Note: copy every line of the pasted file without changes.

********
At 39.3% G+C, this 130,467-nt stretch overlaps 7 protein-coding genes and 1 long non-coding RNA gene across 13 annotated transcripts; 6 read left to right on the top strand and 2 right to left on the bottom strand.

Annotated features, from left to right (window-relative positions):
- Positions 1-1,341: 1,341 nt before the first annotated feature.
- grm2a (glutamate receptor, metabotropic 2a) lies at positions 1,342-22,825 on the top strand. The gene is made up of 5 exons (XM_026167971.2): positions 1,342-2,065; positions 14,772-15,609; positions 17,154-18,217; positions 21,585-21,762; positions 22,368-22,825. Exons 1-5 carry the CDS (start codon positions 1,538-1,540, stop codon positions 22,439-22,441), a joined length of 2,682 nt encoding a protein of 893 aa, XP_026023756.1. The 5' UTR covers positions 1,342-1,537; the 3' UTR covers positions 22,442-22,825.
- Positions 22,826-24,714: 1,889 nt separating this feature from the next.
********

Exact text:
At 39.3% G+C, this 130,467-nt stretch overlaps 7 protein-coding genes and 1 long non-coding RNA gene across 13 annotated transcripts; 6 read left to right on the top strand and 2 right to left on the bottom strand.

Annotated features, from left to right (window-relative positions):
- Positions 1-1,341: 1,341 nt before the first annotated feature.
- grm2a (glutamate receptor, metabotropic 2a) lies at positions 1,342-22,825 on the top strand. The gene is made up of 5 exons (XM_026167971.2): positions 1,342-2,065; positions 14,772-15,609; positions 17,154-18,217; positions 21,585-21,762; positions 22,368-22,825. Exons 1-5 carry the CDS (start codon positions 1,538-1,540, stop codon positions 22,439-22,441), a joined length of 2,682 nt encoding a protein of 893 aa, XP_026023756.1. The 5' UTR covers positions 1,342-1,537; the 3' UTR covers positions 22,442-22,825.
- Positions 22,826-24,714: 1,889 nt separating this feature from the next.